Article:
• Having clear and objective written reasons for any bonus decision will also help shield the employer from discrimination claims – and is recommended in the Code of Practice on Equal Pay.
  • Even discretionary bonus schemes may not allow nil payments. Depending on the bonus criteria and targets, a refusal to pay a bonus at all may be an unreasonable exercise of the employer’s discretion.
  • If a change to a bonus scheme affects 20 or more staff, the employer may face the additional consultation obligations.
  • Bear in mind also that discretionary benefits such as bonuses may, albeit in rare cases, become contractual entitlements through custom and practice. But, for this to occur, the term must be industry-wide, notorious and longstanding.
  • Also, an entitlement to a bonus may be found not only in the employment contract but also in a verbal promise or an e-mail from a manager.


  • The TUPE regulations make it extremely difficult to change contractual terms when the change is connected with the transfer of an undertaking.
  • The only variations of contract that can be agreed are those done for a reason unconnected with the transfer or for a reason connected with the transfer that is an economic, technical or organisational (ETO) reason entailing changes in the workforce or the change is otherwise permitted under the terms of the contract.
  • Time itself will not break the link with the transfer but the longer the gap between the contract change and the transfer, the more likely it is that some event will have occurred to break the link.


Business rescues

  • Where a transferor is subject to ‘relevant insolvency proceedings’ (any collective insolvency proceedings in which the business is transferred to another entity as a going concern), TUPE, reg. 9 allows employers and employee representatives to agree changes to the terms of employees’ contracts by reason of the transfer (i.e. changes for which there is no ETO reason which would make them potentially valid in any event).
  • These changes are permitted so long as they are made with a view to ensuring the survival of the business and preserving jobs and are not otherwise illegal (e.g. do not breach minimum wage law).
  • This applies only in insolvency situations and is an exception to the general prohibition (in TUPE, reg. 4) on changing the terms of an employee’s contract by reason of the transfer.
  • The threat of a looming insolvency may be used to persuade staff to accept changes to their terms before proceedings become a reality. In practice employees may find that when ‘relevant insolvency proceedings’ are underway, unions will in any event agree to these proposed changes on their behalf.
  • The aim of reg. 9 is to make troubled businesses a more attractive proposition to potential buyers. It offers them an opportunity to reduce liabilities through making permitted variations to existing terms and conditions of employment. While there are obvious practical problems, among them persuading employee representatives and the possibility of increased employee dissatisfaction due to reduced terms, the alternative of a liquidated business should go a long way to mitigating these feelings.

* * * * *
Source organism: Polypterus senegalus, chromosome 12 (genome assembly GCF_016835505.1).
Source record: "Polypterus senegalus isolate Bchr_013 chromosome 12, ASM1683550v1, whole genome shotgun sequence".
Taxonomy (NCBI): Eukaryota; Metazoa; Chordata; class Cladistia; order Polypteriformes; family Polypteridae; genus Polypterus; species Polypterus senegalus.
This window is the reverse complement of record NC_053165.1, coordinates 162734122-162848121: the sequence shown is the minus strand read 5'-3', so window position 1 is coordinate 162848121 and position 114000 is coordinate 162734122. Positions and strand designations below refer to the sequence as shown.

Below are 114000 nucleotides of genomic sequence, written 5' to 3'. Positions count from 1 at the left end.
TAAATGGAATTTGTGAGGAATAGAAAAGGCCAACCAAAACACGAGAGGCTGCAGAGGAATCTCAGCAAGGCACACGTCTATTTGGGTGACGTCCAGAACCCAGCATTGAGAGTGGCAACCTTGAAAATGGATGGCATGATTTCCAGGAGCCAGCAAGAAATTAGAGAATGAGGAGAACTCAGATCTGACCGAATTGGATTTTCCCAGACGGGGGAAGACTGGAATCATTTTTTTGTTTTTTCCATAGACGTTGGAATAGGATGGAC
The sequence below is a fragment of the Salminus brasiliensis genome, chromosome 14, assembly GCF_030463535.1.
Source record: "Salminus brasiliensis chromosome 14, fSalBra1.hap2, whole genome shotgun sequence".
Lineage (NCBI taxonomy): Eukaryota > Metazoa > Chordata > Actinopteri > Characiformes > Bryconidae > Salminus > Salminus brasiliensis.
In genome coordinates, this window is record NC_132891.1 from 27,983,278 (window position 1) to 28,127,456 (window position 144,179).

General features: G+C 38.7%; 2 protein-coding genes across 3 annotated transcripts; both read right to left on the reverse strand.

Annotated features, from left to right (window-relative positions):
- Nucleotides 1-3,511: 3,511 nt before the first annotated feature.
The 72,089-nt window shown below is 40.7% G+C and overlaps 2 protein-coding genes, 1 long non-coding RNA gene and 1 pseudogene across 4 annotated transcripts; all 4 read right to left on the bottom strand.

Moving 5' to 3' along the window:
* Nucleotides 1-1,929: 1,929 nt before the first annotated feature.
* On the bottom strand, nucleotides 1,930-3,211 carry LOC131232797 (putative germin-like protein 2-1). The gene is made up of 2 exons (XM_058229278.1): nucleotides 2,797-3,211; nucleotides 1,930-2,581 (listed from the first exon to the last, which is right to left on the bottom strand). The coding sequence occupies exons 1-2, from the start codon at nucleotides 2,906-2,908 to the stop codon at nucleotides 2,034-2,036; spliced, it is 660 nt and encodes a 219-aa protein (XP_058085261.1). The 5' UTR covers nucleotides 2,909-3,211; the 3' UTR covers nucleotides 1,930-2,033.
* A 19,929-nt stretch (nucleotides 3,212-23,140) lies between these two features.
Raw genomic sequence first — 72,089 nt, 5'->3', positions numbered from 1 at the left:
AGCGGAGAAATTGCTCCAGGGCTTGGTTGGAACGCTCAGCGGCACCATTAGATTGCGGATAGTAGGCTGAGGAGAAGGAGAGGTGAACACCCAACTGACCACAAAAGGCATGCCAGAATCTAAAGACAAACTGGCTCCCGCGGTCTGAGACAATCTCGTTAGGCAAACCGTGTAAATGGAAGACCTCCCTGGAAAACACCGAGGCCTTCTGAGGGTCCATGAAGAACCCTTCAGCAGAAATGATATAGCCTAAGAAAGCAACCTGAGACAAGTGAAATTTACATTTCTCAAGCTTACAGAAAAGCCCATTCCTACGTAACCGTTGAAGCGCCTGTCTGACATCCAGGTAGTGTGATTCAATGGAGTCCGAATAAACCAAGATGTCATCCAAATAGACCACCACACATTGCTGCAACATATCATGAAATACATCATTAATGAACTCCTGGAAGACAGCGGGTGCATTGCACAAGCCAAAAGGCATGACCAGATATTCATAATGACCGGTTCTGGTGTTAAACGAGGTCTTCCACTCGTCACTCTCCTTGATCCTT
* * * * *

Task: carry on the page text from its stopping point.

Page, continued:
• Examine affected employees' contracts - do you have an express power in the contract to require the change? If not, include some flexibility in existing and new starters’ contracts.
  • Consider the following practical steps to getting employees’ agreement to any changes: explain fully the reasons for the change and the consequences of staff not agreeing; do not rule out a staggered implementation of any changes (especially if there is more than one change being made); perhaps use a sweetener (e.g. a one-off payment to buy out a contractual right); and think about the timing of any changes (e.g. postpone any detrimental changes until the annual pay review).
  • When exercising a discretion or power to change terms, comply with the implied duty of mutual trust and confidence.
  • Do not assume that staff have agreed to a change because they have not objected – obtain unequivocal proof of acceptance.
  • In the absence of an express power, do you have an implied right to require the change?
  • In the absence of either an express or implied right, obtain relevant employees' consent (i.e. informed and express consent) to the proposed change.
  • In the absence of the right to require the change or the consent of employees, give notice to terminate the contracts containing the old terms and offer to re-employ affected employees on the new terms.
  • Where 20 or more staff are affected, follow the collective redundancy consultation procedure.
  • Alternatively, continue with the old terms but phase in the new terms as new staff are recruited and existing employees are promoted, leave or retire.